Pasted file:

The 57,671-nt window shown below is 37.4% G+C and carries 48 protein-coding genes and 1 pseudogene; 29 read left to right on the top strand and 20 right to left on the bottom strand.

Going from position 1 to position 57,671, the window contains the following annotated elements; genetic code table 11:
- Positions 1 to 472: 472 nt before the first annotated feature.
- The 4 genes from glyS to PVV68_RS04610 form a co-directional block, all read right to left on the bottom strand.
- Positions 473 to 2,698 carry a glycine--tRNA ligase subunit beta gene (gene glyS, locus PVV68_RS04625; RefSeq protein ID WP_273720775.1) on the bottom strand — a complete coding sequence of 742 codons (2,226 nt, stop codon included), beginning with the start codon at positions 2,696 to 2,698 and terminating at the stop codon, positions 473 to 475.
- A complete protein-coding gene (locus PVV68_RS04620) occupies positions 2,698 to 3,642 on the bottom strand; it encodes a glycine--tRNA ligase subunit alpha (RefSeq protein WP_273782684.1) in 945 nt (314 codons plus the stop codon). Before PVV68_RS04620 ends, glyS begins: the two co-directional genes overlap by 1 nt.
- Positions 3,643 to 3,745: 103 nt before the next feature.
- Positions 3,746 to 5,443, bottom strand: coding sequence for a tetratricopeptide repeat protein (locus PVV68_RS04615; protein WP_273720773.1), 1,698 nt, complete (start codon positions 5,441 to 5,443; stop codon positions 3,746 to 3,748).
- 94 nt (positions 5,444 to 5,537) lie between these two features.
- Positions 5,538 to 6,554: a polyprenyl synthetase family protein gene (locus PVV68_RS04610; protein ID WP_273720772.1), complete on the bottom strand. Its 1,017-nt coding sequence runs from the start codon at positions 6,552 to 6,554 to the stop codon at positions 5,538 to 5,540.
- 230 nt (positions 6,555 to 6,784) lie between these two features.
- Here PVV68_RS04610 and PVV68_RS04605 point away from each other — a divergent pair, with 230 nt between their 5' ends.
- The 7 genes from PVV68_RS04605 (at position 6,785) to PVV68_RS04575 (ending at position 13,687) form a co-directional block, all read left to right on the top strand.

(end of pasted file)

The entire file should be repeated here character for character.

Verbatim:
The 57,671-nt window shown below is 37.4% G+C and carries 48 protein-coding genes and 1 pseudogene; 29 read left to right on the top strand and 20 right to left on the bottom strand.

Going from position 1 to position 57,671, the window contains the following annotated elements; genetic code table 11:
- Positions 1 to 472: 472 nt before the first annotated feature.
- The 4 genes from glyS to PVV68_RS04610 form a co-directional block, all read right to left on the bottom strand.
- Positions 473 to 2,698 carry a glycine--tRNA ligase subunit beta gene (gene glyS, locus PVV68_RS04625; RefSeq protein ID WP_273720775.1) on the bottom strand — a complete coding sequence of 742 codons (2,226 nt, stop codon included), beginning with the start codon at positions 2,696 to 2,698 and terminating at the stop codon, positions 473 to 475.
- A complete protein-coding gene (locus PVV68_RS04620) occupies positions 2,698 to 3,642 on the bottom strand; it encodes a glycine--tRNA ligase subunit alpha (RefSeq protein WP_273782684.1) in 945 nt (314 codons plus the stop codon). Before PVV68_RS04620 ends, glyS begins: the two co-directional genes overlap by 1 nt.
- Positions 3,643 to 3,745: 103 nt before the next feature.
- Positions 3,746 to 5,443, bottom strand: coding sequence for a tetratricopeptide repeat protein (locus PVV68_RS04615; protein WP_273720773.1), 1,698 nt, complete (start codon positions 5,441 to 5,443; stop codon positions 3,746 to 3,748).
- 94 nt (positions 5,444 to 5,537) lie between these two features.
- Positions 5,538 to 6,554: a polyprenyl synthetase family protein gene (locus PVV68_RS04610; protein ID WP_273720772.1), complete on the bottom strand. Its 1,017-nt coding sequence runs from the start codon at positions 6,552 to 6,554 to the stop codon at positions 5,538 to 5,540.
- 230 nt (positions 6,555 to 6,784) lie between these two features.
- Here PVV68_RS04610 and PVV68_RS04605 point away from each other — a divergent pair, with 230 nt between their 5' ends.
- The 7 genes from PVV68_RS04605 (at position 6,785) to PVV68_RS04575 (ending at position 13,687) form a co-directional block, all read left to right on the top strand.